|Photo by Michael Prewitt.|
My spidey senses are telling me that conversations around sexual assault are about to enter a weird middle ground.
On ONE hand, we are FINALLY recognizing that every single woman deals with harassment on the regular, and most have an experience of actual assault (or narrowly-avoided assault). That means that a LOT of men are participating in harassment and assault as well. (Or at least it's very likely that it's more than one very bad dude running all over the world assaulting people at lightning speed like a terrible terrible Santa Clause.)
On the OTHER hand, some people are now trying to claim that attempting to rape a peer is totally normal behaviour for teenage boys and who hasn't done that and if we start making that into a big deal then no man is safe because they've all done it! This is absurd and wrong. It is not, and cannot, be normal behaviour to attempt to rape a woman. NOPE NOPE NOPE.
So now here is the issue: as we amplify stories of assault and trauma to make it clear how much has been swept under the rug, others have the opportunity to point to that plethora of stories and say, "See? It's so common! Everyone does it! It's normal!" instead of using it to motivate them to be better. (Humans are the worst sometimes.)
That's why I loved Maura Quint's Vox article, "All the men who never assaulted me." It's important to recognize that assault happens way too often/all the time, and it's REALLY important to recognize that this is not normal or acceptable behaviour from men by pointing out all the opportunities they have to, you know, not.
So I'm going to share some of my experiences of not being assaulted:
When I was at a small gathering with some friends, and a guy I had been talking to grabbed my hand (in front of everyone) and said, "have you seen the bedroom?", pulling me down the hall. I knew I would cause a scene if I yanked my hand out of his and stood stock-still in front of everyone, so I went with him down the hall. We stood in the door to the bedroom and I said, "Yep, that's a bedroom." Neither of us moved for a minute, then he said, "Well, I guess we should go back." And we did. He didn't even try to touch me, let alone rape me, even though I had walked down the hall with him.
Some friends took me out for my 30th birthday. We were doing one of those "all over town, day drinking"-type events that ended at my favourite pub with two dudes who joined our table. My friends had to leave and the dudes invited me to go do karaoke with them. I really wanted to, because I love karaoke and not because I wanted to end the night being sexy with them, but it seemed unwise to go off and do karaoke with some strange men. To make sure it felt safe, they added me and a friend on Facebook (so they could be tracked down if anything happened to me). Also, in my drunken confidence/entitlement, I told them that because it was my birthday I was not going to pay for anything NOR was I going to owe them anything. They agreed wholeheartedly, we had a fun time singing nostalgic songs, and they put me in a cab alone at the end of the night with nary a hint they wanted to (or deserved to) join me, even though I was drunk and they had spent money on me.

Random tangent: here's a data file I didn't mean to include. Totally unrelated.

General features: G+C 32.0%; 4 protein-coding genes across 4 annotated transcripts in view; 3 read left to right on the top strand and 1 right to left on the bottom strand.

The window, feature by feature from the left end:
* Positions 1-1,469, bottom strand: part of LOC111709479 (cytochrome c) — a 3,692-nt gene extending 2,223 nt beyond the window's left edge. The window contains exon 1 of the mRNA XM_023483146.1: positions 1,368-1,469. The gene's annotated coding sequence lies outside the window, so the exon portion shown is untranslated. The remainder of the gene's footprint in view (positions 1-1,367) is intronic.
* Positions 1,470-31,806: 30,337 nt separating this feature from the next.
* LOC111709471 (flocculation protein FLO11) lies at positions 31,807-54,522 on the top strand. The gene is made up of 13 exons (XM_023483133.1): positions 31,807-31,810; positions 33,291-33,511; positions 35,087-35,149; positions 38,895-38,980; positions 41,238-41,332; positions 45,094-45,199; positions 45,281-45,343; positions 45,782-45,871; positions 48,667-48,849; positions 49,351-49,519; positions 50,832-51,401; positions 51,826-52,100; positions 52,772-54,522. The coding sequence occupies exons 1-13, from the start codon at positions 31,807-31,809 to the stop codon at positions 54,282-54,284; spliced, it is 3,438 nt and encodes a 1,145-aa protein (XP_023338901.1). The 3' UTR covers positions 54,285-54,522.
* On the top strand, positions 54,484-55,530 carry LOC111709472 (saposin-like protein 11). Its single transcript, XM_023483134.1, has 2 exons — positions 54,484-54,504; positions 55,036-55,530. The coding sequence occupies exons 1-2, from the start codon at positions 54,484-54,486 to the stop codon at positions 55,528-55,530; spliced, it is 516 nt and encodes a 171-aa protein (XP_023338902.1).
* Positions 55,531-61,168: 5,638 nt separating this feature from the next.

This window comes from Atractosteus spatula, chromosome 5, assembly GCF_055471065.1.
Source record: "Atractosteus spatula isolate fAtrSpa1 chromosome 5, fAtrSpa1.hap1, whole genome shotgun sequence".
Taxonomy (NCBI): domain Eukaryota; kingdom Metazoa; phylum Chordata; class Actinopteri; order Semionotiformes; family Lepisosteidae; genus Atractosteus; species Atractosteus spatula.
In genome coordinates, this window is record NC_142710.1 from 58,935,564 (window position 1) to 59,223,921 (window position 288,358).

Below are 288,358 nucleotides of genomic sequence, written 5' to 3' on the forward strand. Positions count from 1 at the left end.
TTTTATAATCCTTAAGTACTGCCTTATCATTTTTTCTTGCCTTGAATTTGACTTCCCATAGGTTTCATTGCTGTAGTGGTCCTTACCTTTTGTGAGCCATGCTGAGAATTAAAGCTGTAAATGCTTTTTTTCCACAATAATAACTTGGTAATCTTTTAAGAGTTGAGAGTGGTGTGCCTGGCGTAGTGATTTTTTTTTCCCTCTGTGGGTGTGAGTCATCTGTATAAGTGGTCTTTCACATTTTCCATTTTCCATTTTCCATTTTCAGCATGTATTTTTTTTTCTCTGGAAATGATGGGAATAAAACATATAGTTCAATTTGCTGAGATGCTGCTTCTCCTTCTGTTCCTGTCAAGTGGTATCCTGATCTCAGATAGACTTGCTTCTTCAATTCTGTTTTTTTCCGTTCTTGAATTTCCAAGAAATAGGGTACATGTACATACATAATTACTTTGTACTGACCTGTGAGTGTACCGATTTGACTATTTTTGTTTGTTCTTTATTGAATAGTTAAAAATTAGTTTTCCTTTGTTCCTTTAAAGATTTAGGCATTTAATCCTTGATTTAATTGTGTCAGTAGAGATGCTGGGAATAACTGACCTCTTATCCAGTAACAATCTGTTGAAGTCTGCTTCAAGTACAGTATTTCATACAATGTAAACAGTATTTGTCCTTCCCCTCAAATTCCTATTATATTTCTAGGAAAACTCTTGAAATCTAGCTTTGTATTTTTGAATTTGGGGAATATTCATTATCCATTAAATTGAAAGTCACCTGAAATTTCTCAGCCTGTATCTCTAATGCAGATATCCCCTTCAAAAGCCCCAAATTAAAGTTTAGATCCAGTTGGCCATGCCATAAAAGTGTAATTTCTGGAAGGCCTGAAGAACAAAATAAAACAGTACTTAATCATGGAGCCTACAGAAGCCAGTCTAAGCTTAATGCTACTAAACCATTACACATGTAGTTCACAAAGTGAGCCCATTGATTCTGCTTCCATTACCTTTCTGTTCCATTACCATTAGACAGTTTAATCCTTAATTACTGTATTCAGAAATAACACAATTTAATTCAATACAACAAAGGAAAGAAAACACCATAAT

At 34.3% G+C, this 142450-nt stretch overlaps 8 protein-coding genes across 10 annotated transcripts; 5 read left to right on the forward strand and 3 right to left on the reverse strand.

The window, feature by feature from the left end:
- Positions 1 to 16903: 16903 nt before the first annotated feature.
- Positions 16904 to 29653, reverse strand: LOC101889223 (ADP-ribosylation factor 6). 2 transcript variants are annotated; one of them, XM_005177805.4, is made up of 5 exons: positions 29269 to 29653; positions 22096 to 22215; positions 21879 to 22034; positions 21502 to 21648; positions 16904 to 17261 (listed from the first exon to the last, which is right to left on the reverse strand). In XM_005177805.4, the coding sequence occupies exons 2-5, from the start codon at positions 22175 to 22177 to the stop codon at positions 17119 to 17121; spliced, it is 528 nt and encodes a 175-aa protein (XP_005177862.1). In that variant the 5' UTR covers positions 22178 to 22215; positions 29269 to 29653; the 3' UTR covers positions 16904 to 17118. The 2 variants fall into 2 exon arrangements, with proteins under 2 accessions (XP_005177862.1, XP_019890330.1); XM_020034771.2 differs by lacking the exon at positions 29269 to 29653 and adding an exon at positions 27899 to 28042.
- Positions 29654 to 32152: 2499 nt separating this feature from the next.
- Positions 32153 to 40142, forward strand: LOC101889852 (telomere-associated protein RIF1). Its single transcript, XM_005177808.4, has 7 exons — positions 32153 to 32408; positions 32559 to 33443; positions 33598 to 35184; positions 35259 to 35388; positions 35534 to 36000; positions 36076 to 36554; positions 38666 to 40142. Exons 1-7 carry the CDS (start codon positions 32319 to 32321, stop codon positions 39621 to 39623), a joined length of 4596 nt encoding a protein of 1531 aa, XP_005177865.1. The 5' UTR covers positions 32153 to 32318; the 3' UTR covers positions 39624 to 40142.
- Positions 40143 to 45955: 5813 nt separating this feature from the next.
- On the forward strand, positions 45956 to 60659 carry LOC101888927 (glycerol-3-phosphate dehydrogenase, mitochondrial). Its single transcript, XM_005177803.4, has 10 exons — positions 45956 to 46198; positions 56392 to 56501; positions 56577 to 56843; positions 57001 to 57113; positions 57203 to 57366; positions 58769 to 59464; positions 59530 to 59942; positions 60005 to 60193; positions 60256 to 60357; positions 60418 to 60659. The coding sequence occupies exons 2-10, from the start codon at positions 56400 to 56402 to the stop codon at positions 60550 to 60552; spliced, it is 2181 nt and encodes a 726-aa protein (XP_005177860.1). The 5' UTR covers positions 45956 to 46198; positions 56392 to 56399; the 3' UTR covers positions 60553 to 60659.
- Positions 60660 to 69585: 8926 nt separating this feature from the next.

At a pub, a guy I was talking to asked if I wanted to make out. I said no. He said okay and we kept chatting. He didn't get mad, try to convince me I should want something different, insult me, or get mad at me for wasting his time, even though we had been having a conversation.
I was seeing a guy who I met online. We went on a few dates. It was pretty obvious to me that he was more into me than I was into him, but I felt bad and wanted to like him so I went on another date with him (always a recipe for success, to keep dating someone because you want to like them). Finally, I told him that I just wasn't feeling it that way. He was totally respectful and accepted my rejection with grace, not once suggesting I was a whore for rejecting him or trying to force me to have sex with him, even though we had gone on three whole dates and he had been very nice the whole time.
THIS IS THE CORRECT WAY TO BEHAVE. THIS IS WHAT NEEDS TO BE NORMAL.
Yes, I have a lot of stories about times that my boundaries were just barely skirted around or nudged at repeatedly or yelled at or otherwise treated poorly. That is a problem, not a reality to accept. This, the boundary-respecting reality, is the one we must accept and promote.
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